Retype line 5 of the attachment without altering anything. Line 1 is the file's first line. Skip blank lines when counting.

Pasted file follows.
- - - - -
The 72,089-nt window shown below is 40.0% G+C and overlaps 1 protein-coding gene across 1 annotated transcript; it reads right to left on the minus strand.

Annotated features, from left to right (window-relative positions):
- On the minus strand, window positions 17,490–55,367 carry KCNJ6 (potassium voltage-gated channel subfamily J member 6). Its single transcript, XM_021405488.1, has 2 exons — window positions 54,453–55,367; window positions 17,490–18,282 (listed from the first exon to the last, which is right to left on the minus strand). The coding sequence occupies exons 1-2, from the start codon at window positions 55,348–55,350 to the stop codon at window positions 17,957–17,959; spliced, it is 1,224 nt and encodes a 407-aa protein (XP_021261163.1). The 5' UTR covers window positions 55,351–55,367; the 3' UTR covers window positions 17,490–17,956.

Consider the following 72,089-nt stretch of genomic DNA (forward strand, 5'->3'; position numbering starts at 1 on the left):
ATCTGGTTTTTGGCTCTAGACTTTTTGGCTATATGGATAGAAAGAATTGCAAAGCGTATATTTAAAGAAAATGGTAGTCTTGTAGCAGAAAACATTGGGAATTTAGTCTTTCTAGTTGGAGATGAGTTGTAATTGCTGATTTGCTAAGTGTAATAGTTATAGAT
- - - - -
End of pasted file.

ATCTGGTTTTTGGCTCTAGACTTTTTGGCTATATGGATAGAAAGAATTGCAAAGCGTATATTTAAAGAAAATGGTAGTCTTGTAGCAGAAAACATTGGGAATTTAGTCTTTCTAGTTGGAGATGAGTTGTAATTGCTGATTTGCTAAGTGTAATAGTTATAGAT